When you’re gearing up to become a freelancer, the reality can very far away. When you have the security of a full-time salary it can be easy to put off going solo until you feel ‘comfortable’. So, you read another article on ‘how to go freelance’. You follow more freelancers on Twitter to see how they do it. And you put off actually becoming a freelancer for another day.
We say, stop. Diving into freelancing is sometimes the only way to get over the fear of doing it, so here are some tips on how to stop dipping in those toes, head to the top diving board and Tom Daley-style dive right into freelancing.
Stop looking for quick fixes
Once you stop going to blogs and looking for a quick fix for all your freelancing fears, you’ll be able to face up to the reality of working for yourself.
Articles can easily skim over the tough parts and describe the basics of freelancing, but no matter how many articles you read very few of them will relate to your own real-life experience of freelancing.
Becoming a part of a freelance community is a good way to gain some perspective of working for yourself, but that doesn’t mean you should listen to their every word. Make sure you create your own experiences and stop looking for that one blog post that will fix everything.
Make your business plan
A very real step towards becoming a freelancer is to make your business plan. You may have a rough idea of the area you want to work in and the line of business you wish to follow, but before you quit your full-time job, you should sketch out your exact plans.
This includes the amount you will charge, the number of clients you’ll be capable of having, what you hope to earn in your first year as well as outlining potential obstacles that may get in your way.
This will help you be more prepared than you were, although you can never really be fully prepared for the bizarre transition from working for a built up company to sitting at home with a brew and a laptop, working for yourself.
Get taxes and accounts ready
Next is the meaty stuff. Get your tax and accounts sorted and you’ll be ready to start freelancing immediately (providing you’re registered with HMRC as a sole trader).
Recording income and expenses is a vital part of functioning as an independent business. Failing to do so won’t just mess up your finances, it could plonk you right in the middle of a HMRC investigation.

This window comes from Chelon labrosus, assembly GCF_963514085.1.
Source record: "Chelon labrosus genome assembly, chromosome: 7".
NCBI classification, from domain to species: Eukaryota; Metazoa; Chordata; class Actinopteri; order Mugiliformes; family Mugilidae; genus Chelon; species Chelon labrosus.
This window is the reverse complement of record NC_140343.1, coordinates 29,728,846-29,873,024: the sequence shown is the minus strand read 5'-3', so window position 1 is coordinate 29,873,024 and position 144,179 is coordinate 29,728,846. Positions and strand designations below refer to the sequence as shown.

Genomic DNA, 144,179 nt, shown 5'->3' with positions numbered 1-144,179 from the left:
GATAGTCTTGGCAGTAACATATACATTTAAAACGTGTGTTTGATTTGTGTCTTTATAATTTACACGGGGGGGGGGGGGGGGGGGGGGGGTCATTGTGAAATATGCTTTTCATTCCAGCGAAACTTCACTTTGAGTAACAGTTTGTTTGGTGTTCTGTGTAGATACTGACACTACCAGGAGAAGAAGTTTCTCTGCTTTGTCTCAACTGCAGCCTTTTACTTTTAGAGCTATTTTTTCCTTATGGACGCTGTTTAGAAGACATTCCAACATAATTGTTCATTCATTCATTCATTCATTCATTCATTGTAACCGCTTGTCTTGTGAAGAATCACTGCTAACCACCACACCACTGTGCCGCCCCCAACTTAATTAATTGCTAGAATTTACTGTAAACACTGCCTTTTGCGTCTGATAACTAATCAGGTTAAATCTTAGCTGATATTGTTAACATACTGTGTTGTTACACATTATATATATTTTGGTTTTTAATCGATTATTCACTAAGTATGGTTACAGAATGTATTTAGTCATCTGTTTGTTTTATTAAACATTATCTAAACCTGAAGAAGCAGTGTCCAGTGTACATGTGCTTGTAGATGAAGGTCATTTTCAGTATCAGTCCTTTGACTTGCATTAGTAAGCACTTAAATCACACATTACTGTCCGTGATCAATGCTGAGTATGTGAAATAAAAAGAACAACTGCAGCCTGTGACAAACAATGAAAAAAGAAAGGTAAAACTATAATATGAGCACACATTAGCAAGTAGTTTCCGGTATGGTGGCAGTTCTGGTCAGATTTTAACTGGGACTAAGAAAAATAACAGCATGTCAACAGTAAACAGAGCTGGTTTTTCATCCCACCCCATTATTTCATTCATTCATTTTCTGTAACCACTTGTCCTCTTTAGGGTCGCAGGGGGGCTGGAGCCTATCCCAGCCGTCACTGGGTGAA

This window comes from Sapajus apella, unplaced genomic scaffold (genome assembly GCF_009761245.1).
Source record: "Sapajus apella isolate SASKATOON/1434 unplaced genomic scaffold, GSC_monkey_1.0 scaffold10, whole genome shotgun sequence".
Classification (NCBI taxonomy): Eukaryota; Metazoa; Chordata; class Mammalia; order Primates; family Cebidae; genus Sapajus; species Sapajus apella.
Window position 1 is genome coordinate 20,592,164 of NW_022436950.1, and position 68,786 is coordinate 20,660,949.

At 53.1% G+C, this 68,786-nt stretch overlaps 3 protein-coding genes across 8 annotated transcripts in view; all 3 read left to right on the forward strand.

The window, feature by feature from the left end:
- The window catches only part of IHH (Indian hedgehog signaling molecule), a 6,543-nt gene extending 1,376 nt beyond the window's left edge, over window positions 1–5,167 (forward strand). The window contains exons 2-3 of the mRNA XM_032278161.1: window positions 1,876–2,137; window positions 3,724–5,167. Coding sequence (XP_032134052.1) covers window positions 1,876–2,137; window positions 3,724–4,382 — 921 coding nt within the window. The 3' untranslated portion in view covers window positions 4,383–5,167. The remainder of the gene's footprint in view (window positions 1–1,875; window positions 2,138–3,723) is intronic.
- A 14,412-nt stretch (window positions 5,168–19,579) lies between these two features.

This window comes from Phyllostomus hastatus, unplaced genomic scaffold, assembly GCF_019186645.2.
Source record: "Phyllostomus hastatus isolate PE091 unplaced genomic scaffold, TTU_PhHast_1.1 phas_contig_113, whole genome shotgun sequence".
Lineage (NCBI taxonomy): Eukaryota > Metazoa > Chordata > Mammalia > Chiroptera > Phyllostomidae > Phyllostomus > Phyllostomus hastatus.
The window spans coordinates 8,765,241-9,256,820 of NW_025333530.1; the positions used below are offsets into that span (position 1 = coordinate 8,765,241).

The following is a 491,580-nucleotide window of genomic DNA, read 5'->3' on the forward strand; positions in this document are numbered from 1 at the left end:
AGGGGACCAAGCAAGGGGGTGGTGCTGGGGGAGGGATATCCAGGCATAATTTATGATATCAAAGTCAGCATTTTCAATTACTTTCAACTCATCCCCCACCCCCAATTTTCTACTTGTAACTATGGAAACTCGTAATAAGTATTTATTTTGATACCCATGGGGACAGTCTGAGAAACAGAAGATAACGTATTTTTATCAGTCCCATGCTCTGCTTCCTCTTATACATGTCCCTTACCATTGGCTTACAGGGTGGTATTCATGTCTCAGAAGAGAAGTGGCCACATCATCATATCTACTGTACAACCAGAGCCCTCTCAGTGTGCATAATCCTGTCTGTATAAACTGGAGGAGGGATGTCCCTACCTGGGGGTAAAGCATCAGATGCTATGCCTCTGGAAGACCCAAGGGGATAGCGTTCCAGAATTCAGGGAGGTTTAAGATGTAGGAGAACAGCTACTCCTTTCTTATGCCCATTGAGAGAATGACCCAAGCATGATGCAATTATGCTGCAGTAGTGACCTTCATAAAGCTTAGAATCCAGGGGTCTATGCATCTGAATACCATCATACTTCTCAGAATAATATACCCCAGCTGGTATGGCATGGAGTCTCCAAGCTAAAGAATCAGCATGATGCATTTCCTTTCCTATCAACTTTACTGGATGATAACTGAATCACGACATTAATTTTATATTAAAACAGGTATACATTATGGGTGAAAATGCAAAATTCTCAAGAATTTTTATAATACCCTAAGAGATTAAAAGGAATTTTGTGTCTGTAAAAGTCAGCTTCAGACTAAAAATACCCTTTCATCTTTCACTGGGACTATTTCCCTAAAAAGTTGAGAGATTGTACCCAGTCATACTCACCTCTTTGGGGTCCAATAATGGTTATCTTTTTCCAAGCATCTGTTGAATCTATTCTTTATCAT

You should keep records either on a spreadsheet or through cloud bookkeeping software. Both ways will allow you to track your expenses and produce an accurate Self Assessment.
Create a workspace
The creation of a workspace will depend on when and where you do your work. Some may prefer the opportunity to network with other freelancers by making the most of a co-working space. However if your work requires intense concentration you may prefer to work in your own workshop or home office.
The most successful workspaces are often set away from home and leisure activities. If you’re considering an office it might be worth turning that spare bedroom into a workspace rather than turning the kitchen table into your desk.
However you prefer to work, it should ideally be set up before you start doing any freelance work to ensure you’re able to be comfortable and at your most ready for working.
Now it’s time to press the big red button.
Going live may be different for each freelancer depending on their industry and who they expect their clients to be. For example, if you’re a graphic designer putting your work live may mean putting your portfolio on your website. Or if you’re an IT consultant, going live may mean simply advertising your services through social media channels.
Once you’ve gone live you should actively look for ways to market your business and services. From here you’ll be well into the freelancing lifestyle and be able to see if all those blogs you read were true!
Feeling unprepared for freelancing? Or did you have a great start to your freelancing career? Leave your thoughts, comments and experiences in the comment section below!